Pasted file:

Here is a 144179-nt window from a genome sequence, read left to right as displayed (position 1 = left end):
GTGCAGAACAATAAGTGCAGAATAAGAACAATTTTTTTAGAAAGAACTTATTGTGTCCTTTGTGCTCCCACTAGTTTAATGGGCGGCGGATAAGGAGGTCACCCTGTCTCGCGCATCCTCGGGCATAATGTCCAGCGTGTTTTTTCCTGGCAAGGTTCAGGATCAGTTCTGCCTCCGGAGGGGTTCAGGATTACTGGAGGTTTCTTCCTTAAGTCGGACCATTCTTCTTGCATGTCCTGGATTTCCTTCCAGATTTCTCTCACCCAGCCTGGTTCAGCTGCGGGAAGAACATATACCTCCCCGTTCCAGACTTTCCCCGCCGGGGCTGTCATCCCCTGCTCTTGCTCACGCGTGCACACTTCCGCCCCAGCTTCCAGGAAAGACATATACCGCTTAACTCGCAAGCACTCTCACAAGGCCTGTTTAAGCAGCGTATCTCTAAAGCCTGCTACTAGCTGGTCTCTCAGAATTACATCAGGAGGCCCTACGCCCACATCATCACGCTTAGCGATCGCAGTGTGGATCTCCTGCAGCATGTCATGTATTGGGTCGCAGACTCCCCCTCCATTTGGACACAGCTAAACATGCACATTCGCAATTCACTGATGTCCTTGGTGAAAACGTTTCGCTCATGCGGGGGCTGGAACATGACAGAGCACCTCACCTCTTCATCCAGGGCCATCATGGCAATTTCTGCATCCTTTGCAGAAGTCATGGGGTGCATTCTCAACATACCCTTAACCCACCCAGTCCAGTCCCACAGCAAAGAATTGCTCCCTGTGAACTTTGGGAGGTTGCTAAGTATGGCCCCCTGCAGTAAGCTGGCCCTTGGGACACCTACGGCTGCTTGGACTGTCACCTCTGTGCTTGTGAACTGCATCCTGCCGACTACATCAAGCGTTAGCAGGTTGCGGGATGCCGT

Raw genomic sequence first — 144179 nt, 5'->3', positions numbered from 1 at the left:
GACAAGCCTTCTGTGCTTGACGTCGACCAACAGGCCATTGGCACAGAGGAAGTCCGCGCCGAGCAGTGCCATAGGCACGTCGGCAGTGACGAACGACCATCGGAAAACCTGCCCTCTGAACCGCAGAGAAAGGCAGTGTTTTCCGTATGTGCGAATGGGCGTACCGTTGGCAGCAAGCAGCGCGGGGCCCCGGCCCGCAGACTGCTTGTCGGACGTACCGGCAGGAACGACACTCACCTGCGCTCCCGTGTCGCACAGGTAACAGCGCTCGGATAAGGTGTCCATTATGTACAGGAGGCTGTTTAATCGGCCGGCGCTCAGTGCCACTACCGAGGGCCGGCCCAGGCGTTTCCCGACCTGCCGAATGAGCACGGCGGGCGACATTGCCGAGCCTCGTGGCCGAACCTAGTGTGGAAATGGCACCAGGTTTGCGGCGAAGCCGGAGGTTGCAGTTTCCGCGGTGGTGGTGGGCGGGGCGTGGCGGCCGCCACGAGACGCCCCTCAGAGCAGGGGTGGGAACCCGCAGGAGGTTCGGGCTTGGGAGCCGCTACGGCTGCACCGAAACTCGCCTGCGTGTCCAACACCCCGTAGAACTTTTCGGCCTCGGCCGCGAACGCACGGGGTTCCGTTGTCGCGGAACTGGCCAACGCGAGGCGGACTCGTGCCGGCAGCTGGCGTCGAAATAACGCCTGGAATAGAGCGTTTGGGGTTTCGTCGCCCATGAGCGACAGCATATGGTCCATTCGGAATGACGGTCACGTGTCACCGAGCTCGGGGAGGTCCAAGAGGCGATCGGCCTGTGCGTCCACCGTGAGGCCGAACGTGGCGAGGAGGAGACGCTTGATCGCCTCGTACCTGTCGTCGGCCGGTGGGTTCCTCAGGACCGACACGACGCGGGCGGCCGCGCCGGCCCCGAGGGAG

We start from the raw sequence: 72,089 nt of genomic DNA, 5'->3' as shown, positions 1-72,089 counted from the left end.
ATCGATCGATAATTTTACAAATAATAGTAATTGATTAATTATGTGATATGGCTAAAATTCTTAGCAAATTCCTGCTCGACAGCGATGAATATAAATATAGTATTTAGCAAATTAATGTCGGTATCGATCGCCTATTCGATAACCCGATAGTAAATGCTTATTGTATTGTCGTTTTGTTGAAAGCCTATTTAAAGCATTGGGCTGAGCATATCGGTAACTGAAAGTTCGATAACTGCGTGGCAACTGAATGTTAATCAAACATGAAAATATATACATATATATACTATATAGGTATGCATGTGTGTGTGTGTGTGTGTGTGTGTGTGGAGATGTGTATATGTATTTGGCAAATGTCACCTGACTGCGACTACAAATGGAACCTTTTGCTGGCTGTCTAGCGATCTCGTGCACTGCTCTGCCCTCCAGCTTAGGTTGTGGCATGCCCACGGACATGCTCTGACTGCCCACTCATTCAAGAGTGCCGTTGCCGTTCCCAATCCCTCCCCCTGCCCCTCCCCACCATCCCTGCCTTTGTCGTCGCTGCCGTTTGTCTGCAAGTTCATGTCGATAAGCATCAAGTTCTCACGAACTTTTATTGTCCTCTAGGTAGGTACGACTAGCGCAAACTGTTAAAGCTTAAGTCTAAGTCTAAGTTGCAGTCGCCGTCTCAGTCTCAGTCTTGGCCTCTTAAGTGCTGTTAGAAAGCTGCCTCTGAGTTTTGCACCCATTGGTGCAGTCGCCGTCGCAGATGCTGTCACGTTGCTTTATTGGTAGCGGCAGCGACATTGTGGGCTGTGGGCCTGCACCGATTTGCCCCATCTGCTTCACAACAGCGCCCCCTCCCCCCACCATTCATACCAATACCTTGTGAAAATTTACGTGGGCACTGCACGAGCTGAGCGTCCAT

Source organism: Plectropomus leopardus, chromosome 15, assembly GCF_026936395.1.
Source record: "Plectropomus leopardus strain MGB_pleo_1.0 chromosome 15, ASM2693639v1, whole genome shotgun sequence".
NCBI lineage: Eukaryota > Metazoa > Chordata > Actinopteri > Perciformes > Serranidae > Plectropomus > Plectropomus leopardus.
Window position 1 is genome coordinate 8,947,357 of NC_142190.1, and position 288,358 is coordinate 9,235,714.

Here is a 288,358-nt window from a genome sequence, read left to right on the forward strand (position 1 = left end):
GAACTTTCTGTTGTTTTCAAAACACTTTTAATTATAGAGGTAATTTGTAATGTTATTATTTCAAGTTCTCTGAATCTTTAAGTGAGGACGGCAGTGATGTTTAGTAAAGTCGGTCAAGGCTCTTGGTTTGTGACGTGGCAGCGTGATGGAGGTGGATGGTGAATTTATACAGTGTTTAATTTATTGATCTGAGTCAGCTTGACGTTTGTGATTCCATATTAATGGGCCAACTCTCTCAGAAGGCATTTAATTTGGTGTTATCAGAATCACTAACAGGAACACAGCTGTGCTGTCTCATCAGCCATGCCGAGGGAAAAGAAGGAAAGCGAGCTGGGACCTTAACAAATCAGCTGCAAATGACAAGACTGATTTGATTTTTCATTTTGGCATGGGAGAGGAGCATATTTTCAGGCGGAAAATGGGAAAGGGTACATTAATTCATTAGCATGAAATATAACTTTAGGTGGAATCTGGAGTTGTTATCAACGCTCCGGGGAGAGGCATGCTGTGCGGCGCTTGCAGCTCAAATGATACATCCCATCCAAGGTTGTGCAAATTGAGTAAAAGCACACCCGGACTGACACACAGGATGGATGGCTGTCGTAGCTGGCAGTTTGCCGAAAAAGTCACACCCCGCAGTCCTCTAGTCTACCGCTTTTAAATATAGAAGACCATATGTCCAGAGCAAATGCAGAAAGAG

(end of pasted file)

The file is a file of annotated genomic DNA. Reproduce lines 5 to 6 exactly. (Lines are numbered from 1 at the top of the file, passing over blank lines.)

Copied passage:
We start from the raw sequence: 72,089 nt of genomic DNA, 5'->3' as shown, positions 1-72,089 counted from the left end.
ATCGATCGATAATTTTACAAATAATAGTAATTGATTAATTATGTGATATGGCTAAAATTCTTAGCAAATTCCTGCTCGACAGCGATGAATATAAATATAGTATTTAGCAAATTAATGTCGGTATCGATCGCCTATTCGATAACCCGATAGTAAATGCTTATTGTATTGTCGTTTTGTTGAAAGCCTATTTAAAGCATTGGGCTGAGCATATCGGTAACTGAAAGTTCGATAACTGCGTGGCAACTGAATGTTAATCAAACATGAAAATATATACATATATATACTATATAGGTATGCATGTGTGTGTGTGTGTGTGTGTGTGTGTGGAGATGTGTATATGTATTTGGCAAATGTCACCTGACTGCGACTACAAATGGAACCTTTTGCTGGCTGTCTAGCGATCTCGTGCACTGCTCTGCCCTCCAGCTTAGGTTGTGGCATGCCCACGGACATGCTCTGACTGCCCACTCATTCAAGAGTGCCGTTGCCGTTCCCAATCCCTCCCCCTGCCCCTCCCCACCATCCCTGCCTTTGTCGTCGCTGCCGTTTGTCTGCAAGTTCATGTCGATAAGCATCAAGTTCTCACGAACTTTTATTGTCCTCTAGGTAGGTACGACTAGCGCAAACTGTTAAAGCTTAAGTCTAAGTCTAAGTTGCAGTCGCCGTCTCAGTCTCAGTCTTGGCCTCTTAAGTGCTGTTAGAAAGCTGCCTCTGAGTTTTGCACCCATTGGTGCAGTCGCCGTCGCAGATGCTGTCACGTTGCTTTATTGGTAGCGGCAGCGACATTGTGGGCTGTGGGCCTGCACCGATTTGCCCCATCTGCTTCACAACAGCGCCCCCTCCCCCCACCATTCATACCAATACCTTGTGAAAATTTACGTGGGCACTGCACGAGCTGAGCGTCCAT